The director of the ill-fated “Rust” — shot in the shoulder on the movie set — might testify against embattled actor Alec Baldwin at his involuntary manslaughter trial in New Mexico.
Director Joel Souza was injured in October 2021 when Baldwin fired his prop gun during rehearsal, killing cinematographer Halyna Hutchins, 42. Souza is one of the 44 people on the prosecution’s witness list for the actor’s preliminary hearing later this month.
Hutchins, 42, died after Baldwin fired a prop gun in her direction, unaware it was loaded with a real bullet. Souza, 49, was hit in the shoulder and released from the hospital the following day.
Baldwin, 64, has been charged with two counts of involuntary manslaughter for the on-set incident, but has repeatedly denied any culpability — and said he’ll fight the charges. The film’s armorer Hannah Gutierrez-Reed is facing the same charges.
Court documents obtained by Deadline show that Santa Fe District Attorney Mary Carmack-Altwies has lined up a slew of witnesses — many of whom worked on the film — to possibly testify against Baldwin.
Carmack-Altwies listed many employees who worked on the set of “Rust” and spoke out about dangerous conditions there both before and after the shooting.
“Rust” camera assistant Lane Luper, who quit the film over safety issues right before the fatal shooting, may be one of those called to testify. Luper has previously said safety procedures on the film were “fast and loose” — and that Hutchins’ death was the tragic end of a ”perfect storm.”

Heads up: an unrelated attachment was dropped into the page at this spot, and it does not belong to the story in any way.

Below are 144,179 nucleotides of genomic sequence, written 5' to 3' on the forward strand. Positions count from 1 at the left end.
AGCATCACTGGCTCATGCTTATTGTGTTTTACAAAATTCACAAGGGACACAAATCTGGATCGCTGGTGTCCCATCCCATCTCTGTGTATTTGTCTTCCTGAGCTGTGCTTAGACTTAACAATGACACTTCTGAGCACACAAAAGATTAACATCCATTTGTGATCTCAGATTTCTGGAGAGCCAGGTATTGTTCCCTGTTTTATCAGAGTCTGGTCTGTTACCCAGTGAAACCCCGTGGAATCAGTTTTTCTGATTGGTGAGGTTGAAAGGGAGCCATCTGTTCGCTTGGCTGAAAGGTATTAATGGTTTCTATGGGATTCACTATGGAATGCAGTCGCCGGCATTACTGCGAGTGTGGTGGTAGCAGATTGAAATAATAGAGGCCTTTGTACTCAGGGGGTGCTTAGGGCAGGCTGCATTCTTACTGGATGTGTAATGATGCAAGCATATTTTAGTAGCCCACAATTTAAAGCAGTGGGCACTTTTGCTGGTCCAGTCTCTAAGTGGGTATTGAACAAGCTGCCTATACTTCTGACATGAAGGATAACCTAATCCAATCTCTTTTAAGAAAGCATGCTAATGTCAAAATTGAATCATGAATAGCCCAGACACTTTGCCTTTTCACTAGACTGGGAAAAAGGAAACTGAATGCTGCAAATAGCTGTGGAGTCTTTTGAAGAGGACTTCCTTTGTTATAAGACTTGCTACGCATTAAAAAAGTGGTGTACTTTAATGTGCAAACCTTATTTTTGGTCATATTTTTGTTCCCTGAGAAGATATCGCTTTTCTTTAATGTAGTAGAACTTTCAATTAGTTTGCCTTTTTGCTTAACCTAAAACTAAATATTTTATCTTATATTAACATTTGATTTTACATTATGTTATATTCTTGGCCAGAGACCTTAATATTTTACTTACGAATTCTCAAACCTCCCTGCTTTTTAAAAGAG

“What I put in my resignation letter was lax COVID policies, the housing situation driving to and from Albuquerque, and specifically, gun safety, a lack of rehearsals, a lack of preparing the crew for what we were doing that day,” Luper claimed.
Serge Svetnoy, the film’s gaffer who blamed “negligence and unprofessionalism” for Hutchins’ death, is also listed by the DA’s office and could testify.
Svetnoy alleged in a scathing Facebook post following the fatal shooting that producers, including Baldwin, wanted “to save a dime” and hired “people who are not fully qualified for the complicated and dangerous job.”
Svetnoy also sued Baldwin personally for negligence, claiming he suffered emotional distress after nearly being hit by the bullet that killed Hutchins.
The DA also listed law enforcement officers and investigators as possible witnesses for the Feb. 24 hearing.
Noticeably absent from the list is the film’s first assistant director David Halls, who handed Baldwin the gun. He took a plea deal to avoid a trial; details of his case are sealed.
Baldwin and Gutierrez-Reed were both charged “in the alternative,” meaning the jury will decide on which of the two charges — involuntary manslaughter or involuntary manslaughter in the commission of a lawful act — the defendants may be found guilty or innocent.
The first charge carries a maximum sentence of 18 months. Under the second charge, both Baldwin and Gutierrez-Reed would face a mandatory five year sentence if convicted.